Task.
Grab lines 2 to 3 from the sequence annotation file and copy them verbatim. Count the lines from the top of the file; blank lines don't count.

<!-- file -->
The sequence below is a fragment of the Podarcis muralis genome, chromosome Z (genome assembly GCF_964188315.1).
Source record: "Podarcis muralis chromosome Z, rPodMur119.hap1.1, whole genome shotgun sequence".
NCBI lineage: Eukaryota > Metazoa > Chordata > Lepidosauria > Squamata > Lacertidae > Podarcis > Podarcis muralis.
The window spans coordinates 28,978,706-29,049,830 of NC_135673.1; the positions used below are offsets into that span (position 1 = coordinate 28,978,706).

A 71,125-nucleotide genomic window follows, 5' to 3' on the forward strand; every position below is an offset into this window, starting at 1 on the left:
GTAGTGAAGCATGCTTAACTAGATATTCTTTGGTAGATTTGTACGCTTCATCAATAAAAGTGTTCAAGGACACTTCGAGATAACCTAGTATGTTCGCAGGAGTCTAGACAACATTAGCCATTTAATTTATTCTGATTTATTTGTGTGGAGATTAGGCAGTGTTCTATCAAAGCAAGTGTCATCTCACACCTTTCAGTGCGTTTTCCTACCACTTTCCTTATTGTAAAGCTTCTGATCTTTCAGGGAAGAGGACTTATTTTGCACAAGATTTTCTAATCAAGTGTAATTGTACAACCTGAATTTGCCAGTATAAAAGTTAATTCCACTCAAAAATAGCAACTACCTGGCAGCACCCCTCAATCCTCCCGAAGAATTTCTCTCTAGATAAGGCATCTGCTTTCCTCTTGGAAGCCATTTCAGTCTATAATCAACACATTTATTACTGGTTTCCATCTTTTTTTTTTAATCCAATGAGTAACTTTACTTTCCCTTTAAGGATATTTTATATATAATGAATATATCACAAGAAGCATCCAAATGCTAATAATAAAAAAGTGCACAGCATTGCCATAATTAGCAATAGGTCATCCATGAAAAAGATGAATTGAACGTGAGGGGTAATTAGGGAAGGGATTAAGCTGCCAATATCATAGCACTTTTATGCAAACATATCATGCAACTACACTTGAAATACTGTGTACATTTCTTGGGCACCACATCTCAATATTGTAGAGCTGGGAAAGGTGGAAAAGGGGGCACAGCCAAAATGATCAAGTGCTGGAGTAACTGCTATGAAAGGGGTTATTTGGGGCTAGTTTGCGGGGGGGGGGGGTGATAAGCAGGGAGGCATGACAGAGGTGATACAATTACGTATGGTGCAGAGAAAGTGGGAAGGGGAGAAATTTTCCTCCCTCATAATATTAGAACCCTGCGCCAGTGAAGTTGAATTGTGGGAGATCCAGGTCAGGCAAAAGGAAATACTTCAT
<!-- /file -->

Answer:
Source record: "Podarcis muralis chromosome Z, rPodMur119.hap1.1, whole genome shotgun sequence".
NCBI lineage: Eukaryota > Metazoa > Chordata > Lepidosauria > Squamata > Lacertidae > Podarcis > Podarcis muralis.